Propolis found to improve immunity, reduce free radicals and attenuate chronic inflammation in HIV patients
An article published in the journal Biomedicine & Pharmacotherapy demonstrates the beneficial effects of consuming 500 milligrams (mg) per day of propolis for people living with HIV, the virus that causes AIDS. The authors found that the group given propolis, unlike the group given placebo, displayed a significant reduction in plasma levels of malondialdehyde, a marker of oxidative stress. Total antioxidant capacity increased slightly in the same group, reflecting the direct combating of free radicals.
"Although people living with HIV have excellent life expectancy thanks to existing therapies, one of the problems still faced is the question of premature aging—between 10 and 20 years compared with the non-infected population. They suffer from immunosenescence as immunity deteriorates rapidly, with early onset of diabetes, high blood pressure and neoplasia," said biologist Karen Ingrid Tasca, first author of the article. The study was part of her postdoctoral research at São Paulo State University's Botucatu Institute of Biosciences (IBB-UNESP) in Brazil.
This process of premature aging is due to constant activation of the immune system and chronic inflammation. According to Tasca, oxidative stress "goes hand in hand" with these two problems and must therefore be controlled.
"The oxidative stress caused by the virus and anti-retroviral therapy has very adverse effects on these patients," she explained. "Interventions that minimize these effects are required in order to try to reduce these pathological processes and improve the patient's quality of life and survival. Among several natural products available for this purpose, propolis, which is a resin, has this potential, thanks to its recognized anti-oxidative, anti-viral and anti-inflammatory properties."
Professor José Maurício Sforcin, last author of the article, has studied the effects of propolis for almost 30 years at IBB-UNESP. "I've investigated the immunomodulating activity of propolis to increase our knowledge of its action mechanisms in cells involved in immunity. A great deal of research on the biological activities of propolis has been done in vitro, in cultured cells, and also in vivo, in experiments involving animal models, especially mice. More clinical trials are needed to reveal the potential benefits for human health of this resin produced by bees," Sforcin said.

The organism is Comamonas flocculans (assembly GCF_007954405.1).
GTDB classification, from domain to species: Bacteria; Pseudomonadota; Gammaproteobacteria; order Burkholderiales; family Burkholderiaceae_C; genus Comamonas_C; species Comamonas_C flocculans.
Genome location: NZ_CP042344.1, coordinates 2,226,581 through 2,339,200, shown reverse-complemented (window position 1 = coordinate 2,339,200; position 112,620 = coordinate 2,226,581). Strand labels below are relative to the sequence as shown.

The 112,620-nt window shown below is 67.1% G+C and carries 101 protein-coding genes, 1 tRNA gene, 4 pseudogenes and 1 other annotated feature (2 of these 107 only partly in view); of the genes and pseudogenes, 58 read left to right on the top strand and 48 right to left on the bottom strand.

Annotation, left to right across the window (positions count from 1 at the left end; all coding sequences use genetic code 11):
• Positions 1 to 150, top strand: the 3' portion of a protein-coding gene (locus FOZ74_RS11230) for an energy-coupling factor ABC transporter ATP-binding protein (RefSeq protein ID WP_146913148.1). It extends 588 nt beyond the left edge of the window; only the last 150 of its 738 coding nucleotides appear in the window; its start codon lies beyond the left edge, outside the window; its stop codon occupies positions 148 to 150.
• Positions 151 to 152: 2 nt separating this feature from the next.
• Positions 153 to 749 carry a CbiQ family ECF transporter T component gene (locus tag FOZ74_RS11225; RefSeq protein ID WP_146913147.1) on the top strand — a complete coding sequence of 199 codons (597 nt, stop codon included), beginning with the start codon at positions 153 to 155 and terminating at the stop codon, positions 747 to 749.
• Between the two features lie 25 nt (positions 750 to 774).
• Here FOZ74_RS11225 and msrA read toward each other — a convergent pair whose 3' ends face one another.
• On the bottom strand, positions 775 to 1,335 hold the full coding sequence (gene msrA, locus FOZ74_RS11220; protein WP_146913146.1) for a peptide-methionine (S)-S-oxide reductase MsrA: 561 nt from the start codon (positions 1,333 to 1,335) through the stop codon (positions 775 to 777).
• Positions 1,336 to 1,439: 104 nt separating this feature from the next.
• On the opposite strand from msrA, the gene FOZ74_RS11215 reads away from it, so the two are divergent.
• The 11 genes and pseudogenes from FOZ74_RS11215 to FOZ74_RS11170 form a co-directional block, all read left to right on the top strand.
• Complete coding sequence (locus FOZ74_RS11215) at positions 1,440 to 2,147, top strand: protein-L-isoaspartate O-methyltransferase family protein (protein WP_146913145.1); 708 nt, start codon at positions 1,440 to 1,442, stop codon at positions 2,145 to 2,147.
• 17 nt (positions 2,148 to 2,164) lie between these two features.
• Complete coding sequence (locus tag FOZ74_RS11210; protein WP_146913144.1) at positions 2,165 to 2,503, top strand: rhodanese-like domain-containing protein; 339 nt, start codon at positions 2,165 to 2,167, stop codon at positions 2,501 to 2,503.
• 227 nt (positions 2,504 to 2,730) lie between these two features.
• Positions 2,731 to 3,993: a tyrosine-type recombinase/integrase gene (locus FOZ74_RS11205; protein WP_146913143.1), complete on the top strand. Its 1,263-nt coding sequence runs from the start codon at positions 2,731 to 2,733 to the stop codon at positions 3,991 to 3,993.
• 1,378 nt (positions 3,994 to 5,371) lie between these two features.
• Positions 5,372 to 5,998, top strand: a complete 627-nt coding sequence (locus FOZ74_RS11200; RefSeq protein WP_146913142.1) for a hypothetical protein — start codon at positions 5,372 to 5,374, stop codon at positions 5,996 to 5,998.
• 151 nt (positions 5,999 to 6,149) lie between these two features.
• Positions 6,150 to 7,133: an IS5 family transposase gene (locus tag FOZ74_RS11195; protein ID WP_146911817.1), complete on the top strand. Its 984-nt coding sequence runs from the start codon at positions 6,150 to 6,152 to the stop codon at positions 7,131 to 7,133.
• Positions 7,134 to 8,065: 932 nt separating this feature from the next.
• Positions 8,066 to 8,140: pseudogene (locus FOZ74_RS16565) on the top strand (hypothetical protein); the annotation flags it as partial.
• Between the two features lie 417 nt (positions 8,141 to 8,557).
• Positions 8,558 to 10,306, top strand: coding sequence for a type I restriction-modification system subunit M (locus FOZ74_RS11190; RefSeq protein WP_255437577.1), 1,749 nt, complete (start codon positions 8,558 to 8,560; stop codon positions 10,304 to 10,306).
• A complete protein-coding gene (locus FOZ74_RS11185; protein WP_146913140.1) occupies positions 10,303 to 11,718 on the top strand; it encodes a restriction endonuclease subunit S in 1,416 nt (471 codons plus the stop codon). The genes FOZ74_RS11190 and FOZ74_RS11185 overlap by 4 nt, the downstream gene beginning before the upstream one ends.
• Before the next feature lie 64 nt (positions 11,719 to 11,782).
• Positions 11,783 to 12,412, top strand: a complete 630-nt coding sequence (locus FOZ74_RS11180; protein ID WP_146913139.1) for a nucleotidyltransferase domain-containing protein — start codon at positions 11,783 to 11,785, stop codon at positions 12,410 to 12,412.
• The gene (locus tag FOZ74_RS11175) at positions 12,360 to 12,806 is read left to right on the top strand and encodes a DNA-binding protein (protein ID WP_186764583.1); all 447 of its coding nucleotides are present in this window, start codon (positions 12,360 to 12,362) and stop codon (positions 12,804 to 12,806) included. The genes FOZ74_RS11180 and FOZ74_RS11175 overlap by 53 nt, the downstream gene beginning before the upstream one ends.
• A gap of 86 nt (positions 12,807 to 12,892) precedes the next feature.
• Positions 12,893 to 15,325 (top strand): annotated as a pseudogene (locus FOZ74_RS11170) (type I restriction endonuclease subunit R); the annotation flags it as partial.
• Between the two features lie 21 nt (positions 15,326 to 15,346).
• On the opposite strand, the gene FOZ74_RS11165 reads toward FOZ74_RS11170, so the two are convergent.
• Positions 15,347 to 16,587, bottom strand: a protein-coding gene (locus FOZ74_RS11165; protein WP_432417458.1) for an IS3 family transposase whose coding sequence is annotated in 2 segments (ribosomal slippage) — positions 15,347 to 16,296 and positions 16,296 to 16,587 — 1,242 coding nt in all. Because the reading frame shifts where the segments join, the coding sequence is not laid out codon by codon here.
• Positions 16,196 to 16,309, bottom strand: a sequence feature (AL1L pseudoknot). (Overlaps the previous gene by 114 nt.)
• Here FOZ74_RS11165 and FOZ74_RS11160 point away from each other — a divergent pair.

Despite the evidence of health benefits, research has never before been done into the effects of propolis on people living with HIV. "There were in vitro findings showing that some components of propolis could potentially inhibit viral replication and studies of people with chronic diseases such as diabetes, but at the time we started out, there was nothing in the literature on the effects of propolis for this specific group, and we realized our research was urgently needed," Tasca said.
In earlier work, also reported in Biomedicine & Pharmacotherapy, the researchers had already demonstrated that propolis decreased oxidative stress and mitigated inflammatory parameters in HIV patients. That study evidenced an increase in proliferation of CD4+ T cells, considered the virus's main target, and increased expression of the transcription factor Foxp3, a marker of regulatory T cells (Tregs), important gatekeepers of the immune system and modulators of inflammation.
"The results show propolis to be an alternative to improve the immune response and reduce inflammation in asymptomatic patients. Infection by HIV leads to intense dysregulation of the immune system, loss of cellular functionality and chronic inflammation. Persistent immune system activation and inflammation require attention as they are potential determinants of morbidity and mortality not associated with AIDS, even in patients undergoing treatment and with adequate viral suppression," said Fernanda Lopes Conte, second author of the article and a researcher at IBB-UNESP. Conte earned a Ph.D. in pathology from the Botucatu Medical School (FMB-UNESP).
The researchers monitored the dietary and health habits of the 40 participants (half of whom received propolis) during the 90 days of the intervention to guarantee the fidelity of the data and ensure the results were not influenced by possible behavioral changes. This context was studied by Ana Claudia de Moura Moreira Alves. There the researchers observed an absence of adverse events in the group given propolis and an increase in serum levels of magnesium, an element that contributes to homeostasis. There were no changes in the nutritional, metabolic or biochemical profiles of the participants during the period, after successive analyses of their diet and bioimpedance.
To prioritize the health and safety of the participants, the study sample included only patients who were undergoing anti-retroviral treatment, had undetectable viremia levels and the ideal CD4+ T cell count. According to the researchers, more studies are needed before propolis can be adopted in effective interventions for patients with comorbidities or therapeutic failure.
More information: Karen Ingrid Tasca et al, Propolis consumption by asymptomatic HIV-individuals: Better redox state? A prospective, randomized, double-blind, placebo-controlled trial, Biomedicine & Pharmacotherapy (2023). DOI: 10.1016/j.biopha.2023.114626